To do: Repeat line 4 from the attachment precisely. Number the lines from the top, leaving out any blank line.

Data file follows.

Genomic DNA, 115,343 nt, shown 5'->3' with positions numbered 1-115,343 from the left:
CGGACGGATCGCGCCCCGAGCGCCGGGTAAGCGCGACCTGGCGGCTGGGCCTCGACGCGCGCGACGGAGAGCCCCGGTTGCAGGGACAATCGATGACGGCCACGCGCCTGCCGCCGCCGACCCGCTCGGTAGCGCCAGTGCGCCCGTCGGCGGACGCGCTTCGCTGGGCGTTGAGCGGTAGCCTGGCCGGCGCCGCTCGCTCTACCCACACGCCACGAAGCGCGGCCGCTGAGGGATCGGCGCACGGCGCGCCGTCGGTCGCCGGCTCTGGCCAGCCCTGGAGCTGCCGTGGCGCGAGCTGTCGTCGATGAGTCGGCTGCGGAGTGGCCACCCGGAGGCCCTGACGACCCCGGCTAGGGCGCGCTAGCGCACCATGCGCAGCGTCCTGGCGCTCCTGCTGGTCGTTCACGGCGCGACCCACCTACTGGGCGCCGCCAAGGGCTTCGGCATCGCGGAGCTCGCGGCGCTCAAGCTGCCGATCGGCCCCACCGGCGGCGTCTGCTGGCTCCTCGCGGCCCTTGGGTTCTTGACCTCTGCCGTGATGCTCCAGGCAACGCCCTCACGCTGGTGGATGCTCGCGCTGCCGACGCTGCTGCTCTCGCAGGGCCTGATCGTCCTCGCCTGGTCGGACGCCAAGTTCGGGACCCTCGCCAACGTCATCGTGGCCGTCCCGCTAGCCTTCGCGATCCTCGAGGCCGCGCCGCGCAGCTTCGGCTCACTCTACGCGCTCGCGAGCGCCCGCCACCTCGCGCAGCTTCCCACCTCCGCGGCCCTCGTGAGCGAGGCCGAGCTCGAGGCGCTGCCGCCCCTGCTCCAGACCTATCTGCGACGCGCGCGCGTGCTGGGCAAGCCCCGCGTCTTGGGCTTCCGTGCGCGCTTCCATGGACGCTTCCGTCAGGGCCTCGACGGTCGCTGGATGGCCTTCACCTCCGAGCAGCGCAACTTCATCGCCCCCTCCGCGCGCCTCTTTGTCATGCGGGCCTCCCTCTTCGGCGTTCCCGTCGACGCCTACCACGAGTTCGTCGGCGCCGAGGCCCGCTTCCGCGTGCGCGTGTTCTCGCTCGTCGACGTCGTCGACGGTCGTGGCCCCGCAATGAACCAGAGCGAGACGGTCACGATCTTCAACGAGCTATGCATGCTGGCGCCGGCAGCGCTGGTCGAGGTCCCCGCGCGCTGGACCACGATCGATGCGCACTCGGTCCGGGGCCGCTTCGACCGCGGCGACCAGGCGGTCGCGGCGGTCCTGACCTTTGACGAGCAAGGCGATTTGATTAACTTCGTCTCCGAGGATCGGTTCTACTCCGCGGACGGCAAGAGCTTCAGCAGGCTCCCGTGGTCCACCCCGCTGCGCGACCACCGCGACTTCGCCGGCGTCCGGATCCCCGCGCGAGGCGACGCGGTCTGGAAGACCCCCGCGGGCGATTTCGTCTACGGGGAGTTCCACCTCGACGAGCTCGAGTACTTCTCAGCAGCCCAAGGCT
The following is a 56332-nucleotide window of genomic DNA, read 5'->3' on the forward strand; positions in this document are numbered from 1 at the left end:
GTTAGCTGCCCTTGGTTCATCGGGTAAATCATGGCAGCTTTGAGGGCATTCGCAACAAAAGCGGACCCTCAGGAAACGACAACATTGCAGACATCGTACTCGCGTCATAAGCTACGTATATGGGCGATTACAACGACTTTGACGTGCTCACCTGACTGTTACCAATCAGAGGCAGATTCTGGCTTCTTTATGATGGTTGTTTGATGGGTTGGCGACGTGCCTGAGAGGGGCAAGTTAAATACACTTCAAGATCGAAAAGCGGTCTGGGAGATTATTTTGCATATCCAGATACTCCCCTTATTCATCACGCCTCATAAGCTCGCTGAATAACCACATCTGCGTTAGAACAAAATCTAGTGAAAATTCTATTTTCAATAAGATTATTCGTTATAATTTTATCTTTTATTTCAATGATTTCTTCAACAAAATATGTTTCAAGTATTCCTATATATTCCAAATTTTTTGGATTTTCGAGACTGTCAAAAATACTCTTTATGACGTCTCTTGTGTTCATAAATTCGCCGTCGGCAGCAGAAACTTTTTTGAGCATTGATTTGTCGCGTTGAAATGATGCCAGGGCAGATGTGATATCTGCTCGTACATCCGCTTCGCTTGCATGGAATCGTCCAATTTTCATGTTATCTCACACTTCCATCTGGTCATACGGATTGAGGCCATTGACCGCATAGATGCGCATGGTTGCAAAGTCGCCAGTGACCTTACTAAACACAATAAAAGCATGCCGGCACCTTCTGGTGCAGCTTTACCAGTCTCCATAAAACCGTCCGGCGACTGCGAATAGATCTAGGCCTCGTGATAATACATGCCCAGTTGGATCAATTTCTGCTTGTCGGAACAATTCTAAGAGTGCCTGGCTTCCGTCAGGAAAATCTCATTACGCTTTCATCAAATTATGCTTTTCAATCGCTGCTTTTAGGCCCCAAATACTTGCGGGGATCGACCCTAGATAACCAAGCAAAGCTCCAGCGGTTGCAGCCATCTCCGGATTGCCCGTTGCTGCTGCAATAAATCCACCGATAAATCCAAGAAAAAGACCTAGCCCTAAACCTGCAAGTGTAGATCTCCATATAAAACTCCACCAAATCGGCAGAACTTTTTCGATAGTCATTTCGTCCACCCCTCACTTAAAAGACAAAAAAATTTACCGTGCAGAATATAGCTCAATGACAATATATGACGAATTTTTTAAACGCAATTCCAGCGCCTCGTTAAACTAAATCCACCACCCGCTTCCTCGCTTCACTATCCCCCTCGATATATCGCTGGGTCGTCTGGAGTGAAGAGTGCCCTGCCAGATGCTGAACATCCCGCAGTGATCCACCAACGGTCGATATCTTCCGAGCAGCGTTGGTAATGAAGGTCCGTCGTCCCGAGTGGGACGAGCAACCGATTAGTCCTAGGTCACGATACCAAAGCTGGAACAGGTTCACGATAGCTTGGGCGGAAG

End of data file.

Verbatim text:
GTTAGCTGCCCTTGGTTCATCGGGTAAATCATGGCAGCTTTGAGGGCATTCGCAACAAAAGCGGACCCTCAGGAAACGACAACATTGCAGACATCGTACTCGCGTCATAAGCTACGTATATGGGCGATTACAACGACTTTGACGTGCTCACCTGACTGTTACCAATCAGAGGCAGATTCTGGCTTCTTTATGATGGTTGTTTGATGGGTTGGCGACGTGCCTGAGAGGGGCAAGTTAAATACACTTCAAGATCGAAAAGCGGTCTGGGAGATTATTTTGCATATCCAGATACTCCCCTTATTCATCACGCCTCATAAGCTCGCTGAATAACCACATCTGCGTTAGAACAAAATCTAGTGAAAATTCTATTTTCAATAAGATTATTCGTTATAATTTTATCTTTTATTTCAATGATTTCTTCAACAAAATATGTTTCAAGTATTCCTATATATTCCAAATTTTTTGGATTTTCGAGACTGTCAAAAATACTCTTTATGACGTCTCTTGTGTTCATAAATTCGCCGTCGGCAGCAGAAACTTTTTTGAGCATTGATTTGTCGCGTTGAAATGATGCCAGGGCAGATGTGATATCTGCTCGTACATCCGCTTCGCTTGCATGGAATCGTCCAATTTTCATGTTATCTCACACTTCCATCTGGTCATACGGATTGAGGCCATTGACCGCATAGATGCGCATGGTTGCAAAGTCGCCAGTGACCTTACTAAACACAATAAAAGCATGCCGGCACCTTCTGGTGCAGCTTTACCAGTCTCCATAAAACCGTCCGGCGACTGCGAATAGATCTAGGCCTCGTGATAATACATGCCCAGTTGGATCAATTTCTGCTTGTCGGAACAATTCTAAGAGTGCCTGGCTTCCGTCAGGAAAATCTCATTACGCTTTCATCAAATTATGCTTTTCAATCGCTGCTTTTAGGCCCCAAATACTTGCGGGGATCGACCCTAGATAACCAAGCAAAGCTCCAGCGGTTGCAGCCATCTCCGGATTGCCCGTTGCTGCTGCAATAAATCCACCGATAAATCCAAGAAAAAGACCTAGCCCTAAACCTGCAAGTGTAGATCTCCATATAAAACTCCACCAAATCGGCAGAACTTTTTCGATAGTCATTTCGTCCACCCCTCACTTAAAAGACAAAAAAATTTACCGTGCAGAATATAGCTCAATGACAATATATGACGAATTTTTTAAACGCAATTCCAGCGCCTCGTTAAACTAAATCCACCACCCGCTTCCTCGCTTCACTATCCCCCTCGATATATCGCTGGGTCGTCTGGAGTGAAGAGTGCCCTGCCAGATGCTGAACATCCCGCAGTGATCCACCAACGGTCGATATCTTCCGAGCAGCGTTGGTAATGAAGGTCCGTCGTCCCGAGTGGGACGAGCAACCGATTAGTCCTAGGTCACGATACCAAAGCTGGAACAGGTTCACGATAGCTTGGGCGGAAG